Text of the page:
WEST PALM BEACH, Fla. — The scoreboard showed the final totals:
Ivan Lendl: $583,200
Stefan Edberg: $234,800
John McEnroe: $182,000
Pat Cash: $0
"I guess we can't give him the runnersup check," said Arthur Ashe, who was standing on the court for the award ceremony. "What was it for?"
Ashe turned around to look at the scoreboard.
"It's for zero," he said. "Maybe that's why he's not here. It's your basic blank check."
And that's how Pat (No) Cash will be remembered by the national television audience and the crowd at The Stakes Match here at the Palm Beach Polo and Country Club on Sunday.
Lendl won the tennis match, three games to one, in this made-for-television venture. He dropped the first game before sweeping the next three.
Cash, at one time, had accumulated $315,800 after he won the opening game from Lendl. But he proceeded to lose the entire sum in a little less than two hours. Afterward, Cash fled the court, having lost $350,600 in the last two days, including $250,600 to Lendl in Sunday's final.
He had led after the first day of competition on Friday with the $350,600 total, and carried the $250,600 sum into the final.
Additionally, Cash also failed to show for his press conference afterward, which, considering the way he acted on Saturday after reaching the final, was probably a good thing. He departed the grounds without a word to anyone, except to Lendl.
"He said I should buy him dinner in New York," said Lendl.
Lendl laughed. It wasn't hard to do after pulling off the biggest payday of his career, and of the career of any tennis player ever. In comparison, Lendl won $250,000 for taking the U.S. Open in September.
"It's unbelievable," he said. "I don't really have words for it . . . I feel a little bit sorry for Pat because he played his heart out and ended up with zero."
Cash had said before the final that he didn't care if he lost all of his money, just as long as he played well. But judging from the way he acted, Cash apparently cared more than he expected to Sunday. Lendl doubted the honesty of the statement, too.
"I don't think he was happy," Lendl said. "I thought he played reasonably well. I have a hard time believing anyone who says six hundred grand doesn't mean anything."
Chuck Fairbanks, the former football coach who is one of the three partners in The Stakes Match and devised the format, agreed with Lendl's assessment.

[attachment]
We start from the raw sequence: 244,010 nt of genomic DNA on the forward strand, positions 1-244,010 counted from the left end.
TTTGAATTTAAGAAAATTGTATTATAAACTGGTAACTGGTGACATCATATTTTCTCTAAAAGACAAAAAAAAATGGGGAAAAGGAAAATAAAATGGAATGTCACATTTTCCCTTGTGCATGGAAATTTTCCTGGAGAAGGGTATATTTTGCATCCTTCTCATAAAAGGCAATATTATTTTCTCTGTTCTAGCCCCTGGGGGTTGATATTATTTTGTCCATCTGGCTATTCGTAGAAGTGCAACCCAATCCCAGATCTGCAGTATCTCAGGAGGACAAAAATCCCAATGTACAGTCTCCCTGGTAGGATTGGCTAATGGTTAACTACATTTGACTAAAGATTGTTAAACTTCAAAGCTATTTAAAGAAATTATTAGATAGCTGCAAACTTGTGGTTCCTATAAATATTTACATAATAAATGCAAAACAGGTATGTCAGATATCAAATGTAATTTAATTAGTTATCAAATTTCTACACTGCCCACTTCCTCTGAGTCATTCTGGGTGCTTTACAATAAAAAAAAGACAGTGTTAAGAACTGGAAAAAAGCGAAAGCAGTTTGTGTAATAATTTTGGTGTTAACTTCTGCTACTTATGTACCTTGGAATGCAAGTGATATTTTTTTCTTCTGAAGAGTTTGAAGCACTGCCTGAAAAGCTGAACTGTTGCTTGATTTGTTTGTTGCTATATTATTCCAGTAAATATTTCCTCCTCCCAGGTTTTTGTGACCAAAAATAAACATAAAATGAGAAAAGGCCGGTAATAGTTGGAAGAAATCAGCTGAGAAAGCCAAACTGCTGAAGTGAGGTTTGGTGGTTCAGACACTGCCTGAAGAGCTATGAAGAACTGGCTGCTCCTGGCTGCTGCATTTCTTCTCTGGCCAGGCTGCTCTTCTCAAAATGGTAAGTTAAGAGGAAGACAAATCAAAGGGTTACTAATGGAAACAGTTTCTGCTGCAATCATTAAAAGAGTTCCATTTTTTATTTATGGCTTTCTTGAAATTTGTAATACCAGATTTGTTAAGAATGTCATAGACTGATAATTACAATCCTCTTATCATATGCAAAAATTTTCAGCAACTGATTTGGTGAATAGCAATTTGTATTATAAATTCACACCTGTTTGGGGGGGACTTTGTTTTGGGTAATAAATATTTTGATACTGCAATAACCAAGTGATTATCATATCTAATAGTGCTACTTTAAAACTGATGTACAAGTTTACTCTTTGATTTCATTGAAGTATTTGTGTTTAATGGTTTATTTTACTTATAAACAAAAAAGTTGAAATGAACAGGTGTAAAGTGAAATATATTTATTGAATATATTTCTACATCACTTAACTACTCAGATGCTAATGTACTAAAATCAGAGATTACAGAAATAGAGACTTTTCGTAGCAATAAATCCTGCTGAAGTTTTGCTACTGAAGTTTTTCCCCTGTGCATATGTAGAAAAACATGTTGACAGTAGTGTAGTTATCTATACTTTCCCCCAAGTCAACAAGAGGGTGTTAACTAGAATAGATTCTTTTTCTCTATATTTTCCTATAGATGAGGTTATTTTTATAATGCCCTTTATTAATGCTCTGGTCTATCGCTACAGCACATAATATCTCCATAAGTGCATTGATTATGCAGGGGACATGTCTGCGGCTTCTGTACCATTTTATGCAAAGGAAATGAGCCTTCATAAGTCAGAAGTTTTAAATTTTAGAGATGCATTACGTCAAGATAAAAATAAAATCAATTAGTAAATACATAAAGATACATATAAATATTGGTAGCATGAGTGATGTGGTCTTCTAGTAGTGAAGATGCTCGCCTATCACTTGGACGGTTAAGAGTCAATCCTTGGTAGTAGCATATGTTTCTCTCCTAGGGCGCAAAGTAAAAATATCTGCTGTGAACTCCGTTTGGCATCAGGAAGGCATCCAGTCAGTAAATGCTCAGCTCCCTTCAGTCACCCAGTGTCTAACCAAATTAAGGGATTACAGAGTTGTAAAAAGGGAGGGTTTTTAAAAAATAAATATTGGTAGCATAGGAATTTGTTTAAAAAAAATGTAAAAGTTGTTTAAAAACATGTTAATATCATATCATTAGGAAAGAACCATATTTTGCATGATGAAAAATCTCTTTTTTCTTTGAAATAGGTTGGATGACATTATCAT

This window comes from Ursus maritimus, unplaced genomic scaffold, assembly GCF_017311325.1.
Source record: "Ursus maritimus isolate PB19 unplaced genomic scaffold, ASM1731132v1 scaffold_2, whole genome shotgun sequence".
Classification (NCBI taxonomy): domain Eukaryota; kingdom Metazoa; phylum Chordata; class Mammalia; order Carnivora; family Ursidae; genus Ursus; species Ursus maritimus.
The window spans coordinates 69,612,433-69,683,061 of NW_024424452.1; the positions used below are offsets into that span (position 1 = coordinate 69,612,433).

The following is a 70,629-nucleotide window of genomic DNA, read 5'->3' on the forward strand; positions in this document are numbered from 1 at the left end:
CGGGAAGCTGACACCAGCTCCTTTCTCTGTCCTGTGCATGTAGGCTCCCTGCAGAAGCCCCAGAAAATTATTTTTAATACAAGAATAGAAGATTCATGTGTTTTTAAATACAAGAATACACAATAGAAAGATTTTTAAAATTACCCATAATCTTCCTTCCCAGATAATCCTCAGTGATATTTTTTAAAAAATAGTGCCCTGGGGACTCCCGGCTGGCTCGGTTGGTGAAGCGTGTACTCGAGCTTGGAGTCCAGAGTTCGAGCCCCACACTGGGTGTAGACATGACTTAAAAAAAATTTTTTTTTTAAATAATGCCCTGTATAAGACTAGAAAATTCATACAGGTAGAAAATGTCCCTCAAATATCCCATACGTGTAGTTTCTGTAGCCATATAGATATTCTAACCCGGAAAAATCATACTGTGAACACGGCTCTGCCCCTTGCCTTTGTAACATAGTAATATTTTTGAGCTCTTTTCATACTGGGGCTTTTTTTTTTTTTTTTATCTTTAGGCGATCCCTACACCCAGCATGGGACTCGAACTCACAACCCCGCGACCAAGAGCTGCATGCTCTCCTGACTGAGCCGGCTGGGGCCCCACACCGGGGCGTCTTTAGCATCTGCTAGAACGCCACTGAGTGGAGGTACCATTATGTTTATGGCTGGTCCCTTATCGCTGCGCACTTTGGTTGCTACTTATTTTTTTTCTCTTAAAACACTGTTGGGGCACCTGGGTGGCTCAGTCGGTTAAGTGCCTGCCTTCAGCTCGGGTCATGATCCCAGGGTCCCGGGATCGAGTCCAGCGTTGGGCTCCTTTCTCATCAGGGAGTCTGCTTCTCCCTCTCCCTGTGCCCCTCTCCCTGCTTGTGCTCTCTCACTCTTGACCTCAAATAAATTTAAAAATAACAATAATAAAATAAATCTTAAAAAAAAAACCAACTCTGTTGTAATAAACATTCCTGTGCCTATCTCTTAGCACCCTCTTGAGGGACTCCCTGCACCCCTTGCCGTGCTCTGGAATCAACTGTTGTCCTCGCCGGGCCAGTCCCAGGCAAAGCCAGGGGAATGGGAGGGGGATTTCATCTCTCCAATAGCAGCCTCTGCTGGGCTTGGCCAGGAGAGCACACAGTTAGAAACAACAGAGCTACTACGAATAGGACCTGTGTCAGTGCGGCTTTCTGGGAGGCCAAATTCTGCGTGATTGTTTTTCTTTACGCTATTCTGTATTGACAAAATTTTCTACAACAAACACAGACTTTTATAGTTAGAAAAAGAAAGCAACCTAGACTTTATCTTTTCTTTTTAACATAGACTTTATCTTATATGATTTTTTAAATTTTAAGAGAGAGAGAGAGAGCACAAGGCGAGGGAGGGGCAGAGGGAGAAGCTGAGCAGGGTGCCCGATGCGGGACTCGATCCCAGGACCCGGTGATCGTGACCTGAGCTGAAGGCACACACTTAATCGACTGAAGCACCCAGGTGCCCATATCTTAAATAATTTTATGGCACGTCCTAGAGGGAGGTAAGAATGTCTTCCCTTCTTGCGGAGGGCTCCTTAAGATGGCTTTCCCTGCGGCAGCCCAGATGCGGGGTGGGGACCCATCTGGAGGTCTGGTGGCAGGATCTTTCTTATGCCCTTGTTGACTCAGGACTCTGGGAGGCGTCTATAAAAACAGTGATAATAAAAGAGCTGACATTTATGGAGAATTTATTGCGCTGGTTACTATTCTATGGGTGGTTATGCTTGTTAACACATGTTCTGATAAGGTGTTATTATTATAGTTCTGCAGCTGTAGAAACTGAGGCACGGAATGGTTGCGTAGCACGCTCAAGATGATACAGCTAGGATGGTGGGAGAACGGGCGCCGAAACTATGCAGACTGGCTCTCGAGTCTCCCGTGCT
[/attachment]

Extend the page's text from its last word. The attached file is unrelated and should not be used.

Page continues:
"We invited four guys here to play for a million dollars," Fairbanks said. "They knew there would be a great reward if they won. And if they lost, they might need bus fare to get home.
"I don't blame Pat for leaving like that. Hell, no. He was hot. He's a competitor and he lost everything. I've lost games and I didn't want to talk to anyone, either. I've been there before. I'm sure he was a little red-faced. I hope if he's invited again, he comes back."
What did Cash in--dropping him behind McEnroe and Edberg--was the escalated stakes for the final. Each player received a $250,000 stake before entering the first day of round-robin competition. In retrospect, both Edberg and McEnroe seemed pleased they were taking home such large amounts after losing out on reaching the final, as opposed to taking the chance of losing it all to the No. 1-ranked Lendl.
During round-robin play the first two days, each game was worth $30,000, rally points worth $200, and aces and double faults worth $2,000. For the best-of-five game final, the first game was worth $30,000, the next $60,000, and so on. The first player to reach 21 points, by a margin of two, would win the game. And the rally points were increased to $400, and doublefaults and aces were $4,000. So, if Cash and Lendl had a three-stroke rally won by Lendl, Lendl would win $1,200.
Here is how Cash started out with $250,600, and ended up with Less Than Zero:
--He beat Lendl in the first game, 21-11, and won $65,200, which included the $30,000 for the game and $35,200 for the rally total. This increased his earnings to $315,800.
--Cash lost the next game, 21-18, and dropped $56,000. Since it was the second game, it was worth $60,000, but Cash came out ahead on rally points, so he lost just $56,000. Cash's stake fell to $259,800.
--In the third game, Cash lost, 21-7, which was worth $90,000. Lendl also won big on the rally points, taking $33,600 for a total of $123,600. Cash had $136,200 heading into the fourth game, already putting him behind Edberg and McEnroe.
--Cash fell 22-20 in the fourth game as Lendl hit a volley to take the match and the rest of Cash's money. For the game, Lendl won $120,000 and $17,200 in rally money. This left Cash with less than zero--actually, $1,000 less--but he doesn't owe Lendl the money because the game rules say a player isn't allowed to use his own money.
"The match was over, but thinking about it, I don't think he paid me up in full for the last set," Lendl said, laughing. "I don't think he had enough money left to pay me up in full. I think he owes me $1,800."
Certainly, Lendl would probably be risking bodily harm if he were to ask Cash for the difference when they get to New York for the Masters this week.
Even on his biggest payday ever, Lendl still realized there is more to tennis than money. Despite winning all of Cash's money and despite winning one of the largest check any athlete has received outside of a boxing ring or some golf course in South Africa, Lendl still wants something Cash already has.
"I'd rather walk away from here with nothing," Lendl said, "and have won Wimbledon."